Working in broad brushstrokes: let me tell you how, man

Glossolalia (very much the prattle part)

Having alluded to the similarities (or lack thereof) between writing and painting and decorating a couple of weeks ago, the chance again presented itself this weekend to either further extend a crap metaphor or to at least rub salt in the original’s wounds. or both.

(BTW, thanks to Matthew Paul for his suggestion of a poem about painting and decorating by Roger Garfitt. I’m still on the hunt for more.)

Having done all of the prep work a couple of weeks ago, we did the painting of the walls last weekend—well, my wife did a lot of it and I did the last of it when Flo and I got back from Norfolk on Monday.

Let’s really give this metaphor a kicking shall we. If the prep work is the research and possibly the notes for a first draft, then the painting is the actual graft of writing the poem. The walls are the first and second drafts, the cutting in and ceiling (assuming it’s two colours) are the nth draft and then getting closer to a finished product. You’ve covered all the big ground, you’ve got your form and message working in unison.

If, and it’s a big if on an extension pole, we are prepared to accept any of that (and I can’t say I blame you if you choose not to), then this weekend was the final stages: the gloss work. I have spent the weekend taping up and then glossing a lot of woodwork.

I’m going to liken this phases to the putting the final touches to a poem (or story, etc). This is where small words and changes matter, where you change from the roller to the brush, then a smaller brush still (do write in if my technique sounds off) for eg the tops of skirting boards, corners etc. Words come in, words come out. A line is removed here, a stanza is tightened up, a comma comes in, an em dash replaces a semi-colon and then the semi-colon goes back. Until finally, you’ve covered everything.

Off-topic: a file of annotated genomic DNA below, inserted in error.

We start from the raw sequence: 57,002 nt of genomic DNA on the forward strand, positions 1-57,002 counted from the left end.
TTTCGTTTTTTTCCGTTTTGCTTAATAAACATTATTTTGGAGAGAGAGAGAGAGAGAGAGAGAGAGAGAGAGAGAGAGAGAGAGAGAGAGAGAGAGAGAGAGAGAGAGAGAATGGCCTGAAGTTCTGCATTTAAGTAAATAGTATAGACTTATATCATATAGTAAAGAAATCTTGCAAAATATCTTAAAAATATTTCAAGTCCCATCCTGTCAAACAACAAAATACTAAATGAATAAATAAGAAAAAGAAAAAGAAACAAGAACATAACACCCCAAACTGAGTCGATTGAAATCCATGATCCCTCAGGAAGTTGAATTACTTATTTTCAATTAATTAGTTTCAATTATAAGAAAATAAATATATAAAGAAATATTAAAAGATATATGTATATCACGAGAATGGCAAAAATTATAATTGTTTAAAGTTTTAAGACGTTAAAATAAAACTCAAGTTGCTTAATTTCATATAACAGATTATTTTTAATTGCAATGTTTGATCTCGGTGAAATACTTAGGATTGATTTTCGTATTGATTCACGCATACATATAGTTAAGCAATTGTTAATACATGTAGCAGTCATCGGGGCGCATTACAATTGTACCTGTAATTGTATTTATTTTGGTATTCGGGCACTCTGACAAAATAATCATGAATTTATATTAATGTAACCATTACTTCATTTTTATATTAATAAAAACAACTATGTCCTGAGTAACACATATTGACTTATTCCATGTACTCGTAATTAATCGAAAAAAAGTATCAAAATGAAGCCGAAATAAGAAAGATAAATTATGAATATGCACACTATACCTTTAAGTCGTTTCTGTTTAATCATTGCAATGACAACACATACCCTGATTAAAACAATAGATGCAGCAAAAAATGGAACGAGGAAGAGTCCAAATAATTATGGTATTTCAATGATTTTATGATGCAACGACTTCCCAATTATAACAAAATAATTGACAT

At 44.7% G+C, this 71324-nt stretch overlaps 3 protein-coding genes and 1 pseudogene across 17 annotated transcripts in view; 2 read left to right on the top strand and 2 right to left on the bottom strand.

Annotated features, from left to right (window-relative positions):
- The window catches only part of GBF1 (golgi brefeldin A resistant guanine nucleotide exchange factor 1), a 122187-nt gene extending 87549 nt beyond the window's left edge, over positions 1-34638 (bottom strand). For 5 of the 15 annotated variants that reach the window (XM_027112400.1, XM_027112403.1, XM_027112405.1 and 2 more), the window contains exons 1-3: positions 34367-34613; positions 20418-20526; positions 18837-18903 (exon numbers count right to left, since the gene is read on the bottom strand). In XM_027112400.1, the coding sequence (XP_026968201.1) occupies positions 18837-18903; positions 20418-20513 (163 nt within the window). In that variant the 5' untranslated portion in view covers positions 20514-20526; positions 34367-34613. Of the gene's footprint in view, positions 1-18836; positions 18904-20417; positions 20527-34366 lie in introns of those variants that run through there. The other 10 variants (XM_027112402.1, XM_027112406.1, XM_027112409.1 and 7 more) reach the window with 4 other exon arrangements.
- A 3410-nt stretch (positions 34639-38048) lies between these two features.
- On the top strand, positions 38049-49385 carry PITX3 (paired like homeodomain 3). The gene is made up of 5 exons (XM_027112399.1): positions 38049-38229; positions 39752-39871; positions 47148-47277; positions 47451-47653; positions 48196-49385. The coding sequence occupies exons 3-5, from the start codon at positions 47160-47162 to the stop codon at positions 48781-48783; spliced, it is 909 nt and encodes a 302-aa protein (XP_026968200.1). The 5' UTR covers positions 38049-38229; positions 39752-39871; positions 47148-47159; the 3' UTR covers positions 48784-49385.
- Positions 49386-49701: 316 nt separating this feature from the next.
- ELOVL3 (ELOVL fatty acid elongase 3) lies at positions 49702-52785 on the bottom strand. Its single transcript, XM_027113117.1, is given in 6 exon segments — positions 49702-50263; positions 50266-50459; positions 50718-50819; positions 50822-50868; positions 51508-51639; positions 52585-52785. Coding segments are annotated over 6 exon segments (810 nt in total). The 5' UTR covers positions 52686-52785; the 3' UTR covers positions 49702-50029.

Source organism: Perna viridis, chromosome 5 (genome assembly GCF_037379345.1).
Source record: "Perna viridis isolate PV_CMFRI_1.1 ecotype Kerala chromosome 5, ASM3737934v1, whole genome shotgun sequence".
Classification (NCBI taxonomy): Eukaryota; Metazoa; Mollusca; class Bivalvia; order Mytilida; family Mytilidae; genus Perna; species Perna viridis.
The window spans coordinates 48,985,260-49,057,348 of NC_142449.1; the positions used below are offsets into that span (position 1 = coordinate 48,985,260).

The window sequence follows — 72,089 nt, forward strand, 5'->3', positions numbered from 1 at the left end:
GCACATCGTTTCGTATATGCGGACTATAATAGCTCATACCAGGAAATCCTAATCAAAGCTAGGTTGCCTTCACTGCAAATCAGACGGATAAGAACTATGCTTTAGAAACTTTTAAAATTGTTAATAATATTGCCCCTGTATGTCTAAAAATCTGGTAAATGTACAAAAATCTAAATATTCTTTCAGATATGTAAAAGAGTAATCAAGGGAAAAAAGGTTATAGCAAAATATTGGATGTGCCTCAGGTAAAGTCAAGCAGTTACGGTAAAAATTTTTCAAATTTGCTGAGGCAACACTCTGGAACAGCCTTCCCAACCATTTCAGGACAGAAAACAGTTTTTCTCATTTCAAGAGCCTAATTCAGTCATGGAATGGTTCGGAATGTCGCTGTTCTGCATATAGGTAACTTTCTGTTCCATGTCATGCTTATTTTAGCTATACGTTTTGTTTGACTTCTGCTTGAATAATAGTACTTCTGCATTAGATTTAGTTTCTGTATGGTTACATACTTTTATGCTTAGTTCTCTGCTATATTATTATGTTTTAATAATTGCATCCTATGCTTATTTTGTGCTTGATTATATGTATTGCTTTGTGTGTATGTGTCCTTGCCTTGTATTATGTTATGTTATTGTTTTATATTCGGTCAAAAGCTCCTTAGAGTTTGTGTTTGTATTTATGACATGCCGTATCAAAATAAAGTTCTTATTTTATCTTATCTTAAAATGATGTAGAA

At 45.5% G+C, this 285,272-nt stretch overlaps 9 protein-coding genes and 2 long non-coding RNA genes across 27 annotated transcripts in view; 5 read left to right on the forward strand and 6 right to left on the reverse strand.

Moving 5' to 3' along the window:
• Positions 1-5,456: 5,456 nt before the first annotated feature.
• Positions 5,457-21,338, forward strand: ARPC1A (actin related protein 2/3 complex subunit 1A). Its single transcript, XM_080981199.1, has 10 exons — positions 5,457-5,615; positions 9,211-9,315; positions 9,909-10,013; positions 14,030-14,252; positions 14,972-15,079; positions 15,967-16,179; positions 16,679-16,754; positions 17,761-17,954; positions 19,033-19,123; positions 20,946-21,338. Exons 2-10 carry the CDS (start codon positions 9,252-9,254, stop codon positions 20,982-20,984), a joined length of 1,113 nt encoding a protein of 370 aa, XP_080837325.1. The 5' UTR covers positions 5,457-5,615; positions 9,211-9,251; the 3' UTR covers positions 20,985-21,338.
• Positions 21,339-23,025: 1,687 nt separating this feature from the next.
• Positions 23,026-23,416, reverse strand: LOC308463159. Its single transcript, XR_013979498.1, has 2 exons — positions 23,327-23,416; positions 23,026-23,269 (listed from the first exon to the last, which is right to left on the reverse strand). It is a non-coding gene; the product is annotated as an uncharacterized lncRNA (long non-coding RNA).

You dip your brushes in White Spirit, you crack open a beer (other options are available) and tidy away the kit/press ctrl+P. You let things dry. How long you choose to let it dry is up to you. For the avoidance of doubt, I’m saying don’t send the writing out straight away. It always does it well to sit for a while.

And when the paint is dry, or the ink has settled, you remove the masking tape to see what you have and if all is still well.

If there are no drips, no missed bits then you re-hang the pictures, put the coat rail back up, put things back, etc.

This is where you send your poem, etc out into the world.

Christ, I’d love to find myself getting the rollers out soon. And I do mean work on a poem. I’m not picking up the actual rollers again for at least another month. That said, there’s still work to do on the gloss front..and sadly that does mean actual painting.

Media Planning vs Writing Advice

Have a read of a few of these. They are from a post called Know your Enemy. I found them at Andrew Hovel’s excellent blog recently. They are just a selection of them as I didn’t think it would be fair to reproduce them all. However, there’s a link at the bottom of this section to the full set. Before that though, I want you to see if you can work out if they’re either

a) advice for writers
b) advice for media folks/planners
c) a bit of both/neither

  1. Short-cuts and impatience. Excellence requires effort, you can’t get to wonderful without breaking through OK. 
  2. Distractions. You’re at your most potent in the Flow state, thinking without thinking. Slack, WhatsApp, ‘got a sec?’ all get in the way. 
  3. Fear. It’s easier not to try because failure, rejection, they all sting. The people that really change things have been hurt multiple times, they’ve learned to love the scars of war wounds, still afraid, yet do it anyway because when you’re scared you’re on to something.